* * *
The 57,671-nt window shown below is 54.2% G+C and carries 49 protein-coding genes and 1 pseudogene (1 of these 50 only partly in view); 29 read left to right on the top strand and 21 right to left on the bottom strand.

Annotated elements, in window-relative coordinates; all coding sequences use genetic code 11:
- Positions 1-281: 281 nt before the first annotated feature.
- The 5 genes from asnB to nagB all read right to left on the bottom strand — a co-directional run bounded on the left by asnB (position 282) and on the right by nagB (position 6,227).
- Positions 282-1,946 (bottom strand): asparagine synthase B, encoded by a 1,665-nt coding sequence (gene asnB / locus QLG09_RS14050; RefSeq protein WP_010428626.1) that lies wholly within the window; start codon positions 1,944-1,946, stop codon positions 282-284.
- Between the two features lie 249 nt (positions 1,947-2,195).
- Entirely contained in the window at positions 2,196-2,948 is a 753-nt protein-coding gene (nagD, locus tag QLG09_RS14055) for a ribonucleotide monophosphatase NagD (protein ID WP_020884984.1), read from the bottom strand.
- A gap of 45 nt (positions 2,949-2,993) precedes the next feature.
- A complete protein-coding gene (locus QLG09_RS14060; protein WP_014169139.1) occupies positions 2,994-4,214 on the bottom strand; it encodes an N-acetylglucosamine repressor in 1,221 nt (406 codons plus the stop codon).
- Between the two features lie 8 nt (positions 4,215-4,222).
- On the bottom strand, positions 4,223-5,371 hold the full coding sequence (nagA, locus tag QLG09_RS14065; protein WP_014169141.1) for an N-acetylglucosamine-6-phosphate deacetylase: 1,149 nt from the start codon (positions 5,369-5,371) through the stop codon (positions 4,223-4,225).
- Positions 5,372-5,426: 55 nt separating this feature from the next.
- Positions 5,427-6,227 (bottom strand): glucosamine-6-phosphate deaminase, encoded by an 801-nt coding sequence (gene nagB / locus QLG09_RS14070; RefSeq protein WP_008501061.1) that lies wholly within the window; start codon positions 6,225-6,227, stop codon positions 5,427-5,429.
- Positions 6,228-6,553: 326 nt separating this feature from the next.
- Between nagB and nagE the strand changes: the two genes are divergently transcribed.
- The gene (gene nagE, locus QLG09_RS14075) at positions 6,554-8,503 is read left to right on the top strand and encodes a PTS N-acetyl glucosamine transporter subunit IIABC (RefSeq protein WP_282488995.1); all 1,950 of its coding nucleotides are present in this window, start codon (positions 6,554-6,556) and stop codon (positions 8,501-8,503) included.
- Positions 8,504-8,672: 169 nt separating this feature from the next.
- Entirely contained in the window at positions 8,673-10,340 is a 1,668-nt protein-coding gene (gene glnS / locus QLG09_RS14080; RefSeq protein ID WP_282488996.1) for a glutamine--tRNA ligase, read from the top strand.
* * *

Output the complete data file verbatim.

The 57,671-nt window shown below is 54.2% G+C and carries 49 protein-coding genes and 1 pseudogene (1 of these 50 only partly in view); 29 read left to right on the top strand and 21 right to left on the bottom strand.

Annotated elements, in window-relative coordinates; all coding sequences use genetic code 11:
- Positions 1-281: 281 nt before the first annotated feature.
- The 5 genes from asnB to nagB all read right to left on the bottom strand — a co-directional run bounded on the left by asnB (position 282) and on the right by nagB (position 6,227).
- Positions 282-1,946 (bottom strand): asparagine synthase B, encoded by a 1,665-nt coding sequence (gene asnB / locus QLG09_RS14050; RefSeq protein WP_010428626.1) that lies wholly within the window; start codon positions 1,944-1,946, stop codon positions 282-284.
- Between the two features lie 249 nt (positions 1,947-2,195).
- Entirely contained in the window at positions 2,196-2,948 is a 753-nt protein-coding gene (nagD, locus tag QLG09_RS14055) for a ribonucleotide monophosphatase NagD (protein ID WP_020884984.1), read from the bottom strand.
- A gap of 45 nt (positions 2,949-2,993) precedes the next feature.
- A complete protein-coding gene (locus QLG09_RS14060; protein WP_014169139.1) occupies positions 2,994-4,214 on the bottom strand; it encodes an N-acetylglucosamine repressor in 1,221 nt (406 codons plus the stop codon).
- Between the two features lie 8 nt (positions 4,215-4,222).
- On the bottom strand, positions 4,223-5,371 hold the full coding sequence (nagA, locus tag QLG09_RS14065; protein WP_014169141.1) for an N-acetylglucosamine-6-phosphate deacetylase: 1,149 nt from the start codon (positions 5,369-5,371) through the stop codon (positions 4,223-4,225).
- Positions 5,372-5,426: 55 nt separating this feature from the next.
- Positions 5,427-6,227 (bottom strand): glucosamine-6-phosphate deaminase, encoded by an 801-nt coding sequence (gene nagB / locus QLG09_RS14070; RefSeq protein WP_008501061.1) that lies wholly within the window; start codon positions 6,225-6,227, stop codon positions 5,427-5,429.
- Positions 6,228-6,553: 326 nt separating this feature from the next.
- Between nagB and nagE the strand changes: the two genes are divergently transcribed.
- The gene (gene nagE, locus QLG09_RS14075) at positions 6,554-8,503 is read left to right on the top strand and encodes a PTS N-acetyl glucosamine transporter subunit IIABC (RefSeq protein WP_282488995.1); all 1,950 of its coding nucleotides are present in this window, start codon (positions 6,554-6,556) and stop codon (positions 8,501-8,503) included.
- Positions 8,504-8,672: 169 nt separating this feature from the next.
- Entirely contained in the window at positions 8,673-10,340 is a 1,668-nt protein-coding gene (gene glnS / locus QLG09_RS14080; RefSeq protein ID WP_282488996.1) for a glutamine--tRNA ligase, read from the top strand.